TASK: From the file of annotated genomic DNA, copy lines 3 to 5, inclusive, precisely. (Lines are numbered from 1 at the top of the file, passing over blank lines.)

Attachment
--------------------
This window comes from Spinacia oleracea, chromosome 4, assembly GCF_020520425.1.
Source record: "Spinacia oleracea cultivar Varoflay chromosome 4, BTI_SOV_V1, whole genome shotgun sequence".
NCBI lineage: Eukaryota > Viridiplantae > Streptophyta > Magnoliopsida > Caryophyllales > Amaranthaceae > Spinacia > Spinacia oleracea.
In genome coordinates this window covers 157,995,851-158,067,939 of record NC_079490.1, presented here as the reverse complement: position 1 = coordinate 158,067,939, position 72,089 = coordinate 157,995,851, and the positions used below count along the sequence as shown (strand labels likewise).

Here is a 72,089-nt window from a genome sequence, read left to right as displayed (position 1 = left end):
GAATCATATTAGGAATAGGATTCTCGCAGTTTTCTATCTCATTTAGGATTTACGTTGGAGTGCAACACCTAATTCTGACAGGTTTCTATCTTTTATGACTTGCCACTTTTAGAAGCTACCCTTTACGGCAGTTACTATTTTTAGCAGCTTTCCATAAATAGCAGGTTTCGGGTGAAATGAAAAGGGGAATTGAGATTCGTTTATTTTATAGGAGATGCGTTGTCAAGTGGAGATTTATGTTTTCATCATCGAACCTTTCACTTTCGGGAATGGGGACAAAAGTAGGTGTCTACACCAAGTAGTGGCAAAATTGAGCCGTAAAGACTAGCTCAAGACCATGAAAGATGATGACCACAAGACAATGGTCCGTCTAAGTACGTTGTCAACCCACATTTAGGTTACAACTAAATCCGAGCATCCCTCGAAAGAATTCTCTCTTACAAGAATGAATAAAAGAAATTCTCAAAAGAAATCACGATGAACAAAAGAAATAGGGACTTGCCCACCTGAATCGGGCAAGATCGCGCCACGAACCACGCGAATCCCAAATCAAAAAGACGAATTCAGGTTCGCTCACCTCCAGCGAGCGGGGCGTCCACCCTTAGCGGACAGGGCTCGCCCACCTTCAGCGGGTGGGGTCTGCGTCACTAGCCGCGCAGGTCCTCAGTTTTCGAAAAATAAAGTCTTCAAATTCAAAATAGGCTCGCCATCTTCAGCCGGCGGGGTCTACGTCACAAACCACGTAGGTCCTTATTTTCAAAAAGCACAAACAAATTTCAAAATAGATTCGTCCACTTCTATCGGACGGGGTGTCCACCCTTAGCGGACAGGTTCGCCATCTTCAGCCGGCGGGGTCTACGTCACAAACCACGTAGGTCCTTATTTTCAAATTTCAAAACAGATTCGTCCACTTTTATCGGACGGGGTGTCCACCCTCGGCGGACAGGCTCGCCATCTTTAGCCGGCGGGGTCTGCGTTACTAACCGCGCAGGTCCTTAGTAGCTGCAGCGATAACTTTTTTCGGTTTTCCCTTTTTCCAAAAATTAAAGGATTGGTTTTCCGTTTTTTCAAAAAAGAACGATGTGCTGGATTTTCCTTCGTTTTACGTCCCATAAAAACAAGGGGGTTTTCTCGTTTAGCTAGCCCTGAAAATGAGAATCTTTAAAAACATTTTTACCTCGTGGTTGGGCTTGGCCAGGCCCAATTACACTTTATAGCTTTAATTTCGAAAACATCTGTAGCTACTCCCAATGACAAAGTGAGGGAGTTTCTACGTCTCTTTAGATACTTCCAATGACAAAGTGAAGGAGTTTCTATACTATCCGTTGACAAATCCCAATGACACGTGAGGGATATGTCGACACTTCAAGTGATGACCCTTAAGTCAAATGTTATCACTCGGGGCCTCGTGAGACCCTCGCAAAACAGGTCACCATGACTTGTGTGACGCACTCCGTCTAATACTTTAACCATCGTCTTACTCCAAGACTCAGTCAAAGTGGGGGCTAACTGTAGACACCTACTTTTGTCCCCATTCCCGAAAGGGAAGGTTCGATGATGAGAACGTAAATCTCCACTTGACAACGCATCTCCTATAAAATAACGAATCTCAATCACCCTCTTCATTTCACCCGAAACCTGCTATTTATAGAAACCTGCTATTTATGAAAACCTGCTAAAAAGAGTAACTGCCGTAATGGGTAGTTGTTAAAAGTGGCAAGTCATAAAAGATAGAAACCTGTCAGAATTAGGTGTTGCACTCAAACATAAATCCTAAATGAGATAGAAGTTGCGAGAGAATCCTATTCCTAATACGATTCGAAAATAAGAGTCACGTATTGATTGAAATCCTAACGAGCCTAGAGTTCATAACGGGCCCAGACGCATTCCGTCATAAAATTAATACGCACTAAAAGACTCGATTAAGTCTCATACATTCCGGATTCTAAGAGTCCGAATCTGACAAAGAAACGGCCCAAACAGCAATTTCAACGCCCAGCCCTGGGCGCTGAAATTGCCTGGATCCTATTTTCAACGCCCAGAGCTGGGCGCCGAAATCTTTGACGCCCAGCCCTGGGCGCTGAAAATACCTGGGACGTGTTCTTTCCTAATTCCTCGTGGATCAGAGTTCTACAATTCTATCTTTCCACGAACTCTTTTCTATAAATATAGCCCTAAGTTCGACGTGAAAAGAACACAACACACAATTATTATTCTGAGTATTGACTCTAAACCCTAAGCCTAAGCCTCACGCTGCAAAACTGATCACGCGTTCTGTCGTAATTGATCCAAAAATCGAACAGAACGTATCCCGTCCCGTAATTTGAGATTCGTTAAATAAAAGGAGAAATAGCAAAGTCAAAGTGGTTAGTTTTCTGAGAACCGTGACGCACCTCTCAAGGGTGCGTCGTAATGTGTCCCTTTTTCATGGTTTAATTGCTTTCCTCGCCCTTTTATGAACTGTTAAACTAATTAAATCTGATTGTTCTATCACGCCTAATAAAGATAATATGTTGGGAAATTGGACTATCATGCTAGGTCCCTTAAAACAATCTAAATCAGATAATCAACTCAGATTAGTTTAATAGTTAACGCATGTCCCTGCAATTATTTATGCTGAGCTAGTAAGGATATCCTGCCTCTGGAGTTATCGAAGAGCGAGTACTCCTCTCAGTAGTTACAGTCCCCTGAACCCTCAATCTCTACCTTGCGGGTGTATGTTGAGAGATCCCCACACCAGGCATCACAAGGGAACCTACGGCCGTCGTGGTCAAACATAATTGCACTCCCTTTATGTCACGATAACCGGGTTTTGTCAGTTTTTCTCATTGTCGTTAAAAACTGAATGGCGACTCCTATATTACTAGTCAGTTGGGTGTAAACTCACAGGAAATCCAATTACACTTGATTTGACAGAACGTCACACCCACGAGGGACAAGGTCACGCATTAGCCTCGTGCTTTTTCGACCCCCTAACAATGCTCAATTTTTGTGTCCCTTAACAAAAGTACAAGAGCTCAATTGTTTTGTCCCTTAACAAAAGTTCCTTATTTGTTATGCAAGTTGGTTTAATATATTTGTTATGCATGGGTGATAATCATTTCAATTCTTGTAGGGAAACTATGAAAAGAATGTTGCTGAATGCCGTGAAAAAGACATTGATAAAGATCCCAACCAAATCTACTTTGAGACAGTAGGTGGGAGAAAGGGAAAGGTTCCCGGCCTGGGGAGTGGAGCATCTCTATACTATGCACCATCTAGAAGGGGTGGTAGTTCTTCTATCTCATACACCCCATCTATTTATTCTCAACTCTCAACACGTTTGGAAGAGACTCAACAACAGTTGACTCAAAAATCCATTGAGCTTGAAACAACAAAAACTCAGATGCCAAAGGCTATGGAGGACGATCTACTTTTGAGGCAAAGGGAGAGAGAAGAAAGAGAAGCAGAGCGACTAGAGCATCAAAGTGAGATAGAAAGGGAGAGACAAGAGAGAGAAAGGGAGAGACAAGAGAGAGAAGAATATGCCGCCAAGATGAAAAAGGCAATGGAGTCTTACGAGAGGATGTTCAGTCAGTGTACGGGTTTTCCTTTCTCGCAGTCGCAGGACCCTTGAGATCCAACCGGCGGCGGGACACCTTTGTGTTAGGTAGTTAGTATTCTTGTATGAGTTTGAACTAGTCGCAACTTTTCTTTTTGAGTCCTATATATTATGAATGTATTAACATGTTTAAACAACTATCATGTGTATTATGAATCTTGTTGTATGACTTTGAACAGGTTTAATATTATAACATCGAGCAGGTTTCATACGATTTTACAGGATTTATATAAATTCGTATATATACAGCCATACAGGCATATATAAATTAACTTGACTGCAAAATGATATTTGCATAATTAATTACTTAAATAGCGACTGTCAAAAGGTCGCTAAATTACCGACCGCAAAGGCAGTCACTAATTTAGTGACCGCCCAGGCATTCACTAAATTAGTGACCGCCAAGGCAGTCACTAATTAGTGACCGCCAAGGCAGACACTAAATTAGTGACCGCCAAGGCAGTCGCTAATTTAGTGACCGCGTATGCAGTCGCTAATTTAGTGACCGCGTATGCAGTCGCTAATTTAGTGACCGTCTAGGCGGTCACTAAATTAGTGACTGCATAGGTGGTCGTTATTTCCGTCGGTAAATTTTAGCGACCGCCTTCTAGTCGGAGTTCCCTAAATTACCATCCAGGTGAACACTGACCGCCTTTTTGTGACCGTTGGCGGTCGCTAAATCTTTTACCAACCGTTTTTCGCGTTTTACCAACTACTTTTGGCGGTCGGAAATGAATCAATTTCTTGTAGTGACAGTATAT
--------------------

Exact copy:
NCBI lineage: Eukaryota > Viridiplantae > Streptophyta > Magnoliopsida > Caryophyllales > Amaranthaceae > Spinacia > Spinacia oleracea.
In genome coordinates this window covers 157,995,851-158,067,939 of record NC_079490.1, presented here as the reverse complement: position 1 = coordinate 158,067,939, position 72,089 = coordinate 157,995,851, and the positions used below count along the sequence as shown (strand labels likewise).

Here is a 72,089-nt window from a genome sequence, read left to right as displayed (position 1 = left end):